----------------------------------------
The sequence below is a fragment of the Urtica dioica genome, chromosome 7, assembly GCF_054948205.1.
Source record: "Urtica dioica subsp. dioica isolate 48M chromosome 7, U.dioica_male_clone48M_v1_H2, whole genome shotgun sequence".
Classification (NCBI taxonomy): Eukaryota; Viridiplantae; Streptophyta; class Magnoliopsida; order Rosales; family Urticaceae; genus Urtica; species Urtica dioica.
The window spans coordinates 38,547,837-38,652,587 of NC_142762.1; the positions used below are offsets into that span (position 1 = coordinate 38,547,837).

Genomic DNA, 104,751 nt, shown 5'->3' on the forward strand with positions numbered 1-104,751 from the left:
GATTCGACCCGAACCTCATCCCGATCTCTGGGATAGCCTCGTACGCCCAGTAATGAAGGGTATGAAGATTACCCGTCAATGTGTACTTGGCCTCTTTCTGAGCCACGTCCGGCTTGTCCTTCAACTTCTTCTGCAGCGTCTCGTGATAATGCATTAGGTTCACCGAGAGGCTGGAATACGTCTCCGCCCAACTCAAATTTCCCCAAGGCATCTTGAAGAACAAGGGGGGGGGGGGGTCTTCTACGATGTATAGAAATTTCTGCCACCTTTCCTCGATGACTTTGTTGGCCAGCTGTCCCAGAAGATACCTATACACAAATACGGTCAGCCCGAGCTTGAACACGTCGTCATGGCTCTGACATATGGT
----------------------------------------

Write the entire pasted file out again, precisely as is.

The sequence below is a fragment of the Urtica dioica genome, chromosome 7, assembly GCF_054948205.1.
Source record: "Urtica dioica subsp. dioica isolate 48M chromosome 7, U.dioica_male_clone48M_v1_H2, whole genome shotgun sequence".
Classification (NCBI taxonomy): Eukaryota; Viridiplantae; Streptophyta; class Magnoliopsida; order Rosales; family Urticaceae; genus Urtica; species Urtica dioica.
The window spans coordinates 38,547,837-38,652,587 of NC_142762.1; the positions used below are offsets into that span (position 1 = coordinate 38,547,837).

Genomic DNA, 104,751 nt, shown 5'->3' on the forward strand with positions numbered 1-104,751 from the left:
GATTCGACCCGAACCTCATCCCGATCTCTGGGATAGCCTCGTACGCCCAGTAATGAAGGGTATGAAGATTACCCGTCAATGTGTACTTGGCCTCTTTCTGAGCCACGTCCGGCTTGTCCTTCAACTTCTTCTGCAGCGTCTCGTGATAATGCATTAGGTTCACCGAGAGGCTGGAATACGTCTCCGCCCAACTCAAATTTCCCCAAGGCATCTTGAAGAACAAGGGGGGGGGGGGGTCTTCTACGATGTATAGAAATTTCTGCCACCTTTCCTCGATGACTTTGTTGGCCAGCTGTCCCAGAAGATACCTATACACAAATACGGTCAGCCCGAGCTTGAACACGTCGTCATGGCTCTGACATATGGT